Dishwashing Area: Don’t economize in your “dish pit,” because turning over utensils, pans and serviceware in a hurry can be the difference between a smooth day’s service and several frantic, stressful hours in the weeds. Buy a dishwasher big enough to handle the volume of wares you’ll generate during service, and provide enough space in the form of counters or racks for both clean and dirty items to be stacked and organized. A full three-sink system for hand washing large items and perhaps a dedicated separate machine for glassware are also nice to have. The faster you can wash your dishes, the fewer you’ll need to buy, so money spent here can be partially recaptured in the front of the house.

Cleaning, Sanitation and Safety Equipment: This includes your hand-washing stations, the dispensers you’ll use for your cleaning chemicals, the spray bottles you’ll need for sanitizer, your non skid floor mats, your fire extinguishers and everything else necessary to maintain a safe and sanitary workspace.

Cookware, Bakeware and Smallware: These aren’t as eye catching as the big items, but they’re just as important. They include all the pans and baking sheets you’ll need for your menu as well as the pots, skillets, tongs, turners, spatulas, peelers and other utensils your cooks will need. Don’t forget thermometers to test your foods and refrigeration units as needed to maintain food safety.

Standard Restaurant Dining Room Equipment

In the front of the house, it’s sometimes hard to draw a line between what’s decor and what’s equipment, but for the purposes of this discussion, we’ll focus on those things that are primarily functional.

Bar Equipment: If your establishment has a bar, it’ll need its own share of equipment. This includes a hand-washing station, refrigeration for beer, wine and mixers, beverage dispensers and storage for their tanks, a glassware storage area and room for the bartenders to prepare and refrigerate their various ingredients and garnishes. If you can manage to give the bar its own dishwasher for glassware, that’s a serious bonus.

Refrigeration: You’ll need a cooler or two for condiments, pre-plated desserts, nonalcoholic beverages, prepared salads and anything else servers can deliver to the table without needing the kitchen’s help. In a self-serve environment, you might also use refrigerated merchandising displays to drive sales and display your products.

Coffee and Tea Equipment: This depends on your clientele and your style of service, but it might include anything from a commercial grade, single-serving coffee pod system to plumbed-in drip coffee makers to an elaborate espresso-making setup. Most machines come with a tap for hot water, which you’ll use to make tea. If you aren’t preparing coffee and tea to order, you might also need thermal pots to keep them warm for service.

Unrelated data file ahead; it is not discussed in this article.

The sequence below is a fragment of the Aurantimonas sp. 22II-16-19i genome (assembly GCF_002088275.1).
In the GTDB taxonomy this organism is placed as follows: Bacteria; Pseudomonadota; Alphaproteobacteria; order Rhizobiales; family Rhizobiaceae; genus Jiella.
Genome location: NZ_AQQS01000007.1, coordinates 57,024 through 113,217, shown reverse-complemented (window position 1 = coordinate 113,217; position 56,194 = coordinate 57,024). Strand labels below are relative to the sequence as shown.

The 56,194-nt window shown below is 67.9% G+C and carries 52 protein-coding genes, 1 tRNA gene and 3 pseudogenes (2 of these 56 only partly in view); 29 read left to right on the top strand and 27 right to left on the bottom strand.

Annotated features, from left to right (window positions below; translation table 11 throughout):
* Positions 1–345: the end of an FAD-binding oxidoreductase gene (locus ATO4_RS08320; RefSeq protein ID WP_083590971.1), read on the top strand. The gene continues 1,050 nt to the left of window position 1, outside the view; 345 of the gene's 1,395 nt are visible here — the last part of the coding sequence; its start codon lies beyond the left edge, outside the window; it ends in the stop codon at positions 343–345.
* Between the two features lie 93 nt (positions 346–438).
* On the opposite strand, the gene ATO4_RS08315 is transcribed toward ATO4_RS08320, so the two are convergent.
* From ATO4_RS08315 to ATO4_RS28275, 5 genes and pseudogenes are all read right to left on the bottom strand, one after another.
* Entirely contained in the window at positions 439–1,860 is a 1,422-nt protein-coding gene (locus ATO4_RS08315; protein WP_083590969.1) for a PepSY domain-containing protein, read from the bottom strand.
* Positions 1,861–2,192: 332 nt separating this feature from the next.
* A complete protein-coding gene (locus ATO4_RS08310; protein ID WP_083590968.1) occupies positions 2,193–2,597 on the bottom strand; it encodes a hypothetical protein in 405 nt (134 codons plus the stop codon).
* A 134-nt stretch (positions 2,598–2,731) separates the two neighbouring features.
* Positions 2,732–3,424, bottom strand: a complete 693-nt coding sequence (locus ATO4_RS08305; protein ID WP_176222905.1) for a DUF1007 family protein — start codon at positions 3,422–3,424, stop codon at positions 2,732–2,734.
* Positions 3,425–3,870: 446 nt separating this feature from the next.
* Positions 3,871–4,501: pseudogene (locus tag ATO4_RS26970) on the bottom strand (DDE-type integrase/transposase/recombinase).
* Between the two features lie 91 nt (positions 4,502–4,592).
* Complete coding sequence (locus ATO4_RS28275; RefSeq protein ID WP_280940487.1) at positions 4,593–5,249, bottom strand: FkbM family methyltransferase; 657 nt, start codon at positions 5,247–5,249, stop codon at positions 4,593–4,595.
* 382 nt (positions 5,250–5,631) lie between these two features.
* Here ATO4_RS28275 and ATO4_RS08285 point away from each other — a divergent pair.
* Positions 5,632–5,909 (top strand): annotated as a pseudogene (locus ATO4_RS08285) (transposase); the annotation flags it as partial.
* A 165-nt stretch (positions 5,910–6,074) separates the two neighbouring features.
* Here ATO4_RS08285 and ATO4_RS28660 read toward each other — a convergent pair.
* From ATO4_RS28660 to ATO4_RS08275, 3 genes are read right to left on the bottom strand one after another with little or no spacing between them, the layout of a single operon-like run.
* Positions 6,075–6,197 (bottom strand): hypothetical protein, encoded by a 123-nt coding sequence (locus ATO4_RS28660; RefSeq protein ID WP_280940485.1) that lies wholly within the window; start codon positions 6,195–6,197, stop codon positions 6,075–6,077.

Self-Service Food Equipment: In a buffet or self-serve setting, you might need additional microwaves, heated displays, steam tables or a refrigerated salad bar for your customers to use. These will also need plenty of servicewares such as tongs, ladles, spoons and either takeout containers or plates and bowls. Self-service fountain beverage dispensers, napkin and straw dispensers and condiment dispensers fit this category as well.

Table Settings: This includes everything your guests will use to eat their meals, including the dishes, coffee cups, silverware, glasses for water, wine and beer and so on. You should think of these as “semi-consumables.” They’re a permanent purchase, but you will have plates dropped, glasses shattered and cutlery accidentally scraped into the garbage with your food waste.

Sound System: In almost every scenario, you’ll want a way to provide music to your dining room. That might be a streaming service, a curated playlist or just a handful of your favorite CDs from home, but in any case, you’ll need a playback device and some speakers. You’ll also usually need to pay a licensing fee, which isn’t equipment as such, but it is a cost for which you have to account.

Communications/Sales Aids: In most settings, you’ll use a few visual aids to help you communicate to the diner your menu, your specials or your vision. These can be as simple as a chalkboard or as deluxe as an interactive kiosk or a professionally prepared video playing on multiple screens. The laminated “table talkers” that many chains use to promote their specials are easy to replicate, even for a small operator on a tight budget.